Audience To Participants In The Plenary Assembly Of The Pontifical Academy For Life - Photo © Copyright Vatican Media

Humana Communitas in the Age of Pandemic: Untimely Meditations on Life’s Rebirth

New Document from Pontifical Academy for Life – FULL TEXT

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Covid-19 has brought desolation to the world. We have lived it for so long, now, and it is not over yet. It might not be for a very long time. What to make of it? Surely, we are summoned to the courage of resistance. The search for a vaccine and for a thorough scientific explanation of what triggered the catastrophe speak to it. Are we summoned to deeper mindfulness also? If so, how will our pausing keep us from falling into the inertia of complacency, or worse, connivance in resignation? Is there a thoughtful “stepping back” that is other to inaction, a thinking that might mutate into thanking for life given, thus a passageway to life’s rebirth?

Covid-19 is the name of a global crisis (pan-demic) with different facets and manifestations, for sure, yet a common reality. We have come to realize, like never before, that this strange predicament, long-since predicted, yet never seriously addressed, has brought us all together. Like so many processes in our contemporary world, Covid-19 is the most recent manifestation of globalization. From a purely empirical perspective, globalization has effected many benefits to humankind: it has disseminated scientific knowledge, medical technologies, and health practices, all potentially available for everyone’s benefit. At the same time, with Covid-19, we have found ourselves differently linked, sharing in a common experience of contingency (cum-tangere): sparing no one, the pandemic has made us all equally vulnerable, all equally exposed (cfr. Pontifical Academy for Life, Global pandemic and universal brotherhood, March 30, 2020).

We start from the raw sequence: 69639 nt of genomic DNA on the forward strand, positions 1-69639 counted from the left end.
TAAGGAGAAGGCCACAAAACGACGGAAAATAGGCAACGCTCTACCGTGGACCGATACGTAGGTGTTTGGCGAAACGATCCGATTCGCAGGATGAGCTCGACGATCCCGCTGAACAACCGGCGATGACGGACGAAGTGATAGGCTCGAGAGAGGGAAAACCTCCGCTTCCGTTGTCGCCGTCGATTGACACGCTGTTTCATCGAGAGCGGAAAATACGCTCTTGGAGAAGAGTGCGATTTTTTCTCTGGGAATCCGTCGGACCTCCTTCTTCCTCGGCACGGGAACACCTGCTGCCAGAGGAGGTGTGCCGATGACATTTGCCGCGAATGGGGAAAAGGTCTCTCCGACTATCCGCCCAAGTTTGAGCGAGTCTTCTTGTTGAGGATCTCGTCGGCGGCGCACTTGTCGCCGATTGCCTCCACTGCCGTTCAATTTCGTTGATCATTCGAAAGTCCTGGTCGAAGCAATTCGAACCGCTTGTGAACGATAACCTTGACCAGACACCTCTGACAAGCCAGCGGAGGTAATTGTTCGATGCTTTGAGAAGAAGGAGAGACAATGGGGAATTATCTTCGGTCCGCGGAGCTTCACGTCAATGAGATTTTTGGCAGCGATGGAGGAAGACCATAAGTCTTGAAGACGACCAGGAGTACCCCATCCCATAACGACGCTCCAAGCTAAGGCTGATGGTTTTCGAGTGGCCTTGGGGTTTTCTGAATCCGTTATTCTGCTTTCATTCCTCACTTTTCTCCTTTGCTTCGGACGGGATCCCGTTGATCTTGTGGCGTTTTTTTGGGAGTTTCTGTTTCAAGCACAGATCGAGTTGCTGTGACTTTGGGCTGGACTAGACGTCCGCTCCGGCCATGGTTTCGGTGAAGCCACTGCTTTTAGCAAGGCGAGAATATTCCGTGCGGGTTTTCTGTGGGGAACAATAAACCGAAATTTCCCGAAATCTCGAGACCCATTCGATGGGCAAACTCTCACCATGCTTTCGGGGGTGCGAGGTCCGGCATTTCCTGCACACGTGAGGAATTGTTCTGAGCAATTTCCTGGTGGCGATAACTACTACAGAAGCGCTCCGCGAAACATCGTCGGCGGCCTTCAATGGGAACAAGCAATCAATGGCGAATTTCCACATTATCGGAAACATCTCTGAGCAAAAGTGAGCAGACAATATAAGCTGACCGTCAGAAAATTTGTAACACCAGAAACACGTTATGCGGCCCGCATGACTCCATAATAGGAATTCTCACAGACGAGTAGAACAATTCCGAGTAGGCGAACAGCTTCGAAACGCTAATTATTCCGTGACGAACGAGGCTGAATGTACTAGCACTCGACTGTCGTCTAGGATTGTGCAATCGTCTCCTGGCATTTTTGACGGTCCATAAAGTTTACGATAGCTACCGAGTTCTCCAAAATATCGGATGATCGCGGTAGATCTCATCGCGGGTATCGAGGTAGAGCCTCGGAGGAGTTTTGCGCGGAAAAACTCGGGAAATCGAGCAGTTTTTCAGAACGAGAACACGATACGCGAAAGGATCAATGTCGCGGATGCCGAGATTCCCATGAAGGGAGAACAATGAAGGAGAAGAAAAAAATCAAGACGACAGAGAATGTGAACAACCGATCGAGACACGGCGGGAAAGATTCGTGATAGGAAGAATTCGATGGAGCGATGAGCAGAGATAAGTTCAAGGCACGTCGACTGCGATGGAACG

Such a realization has come at a high cost. What lessons have we learned? More, what conversion of thought and action are we prepared to undergo in our common responsibility for the human family (Francis, Humana Communitas, January 6, 2019)?

The Hard Reality of Lessons Learned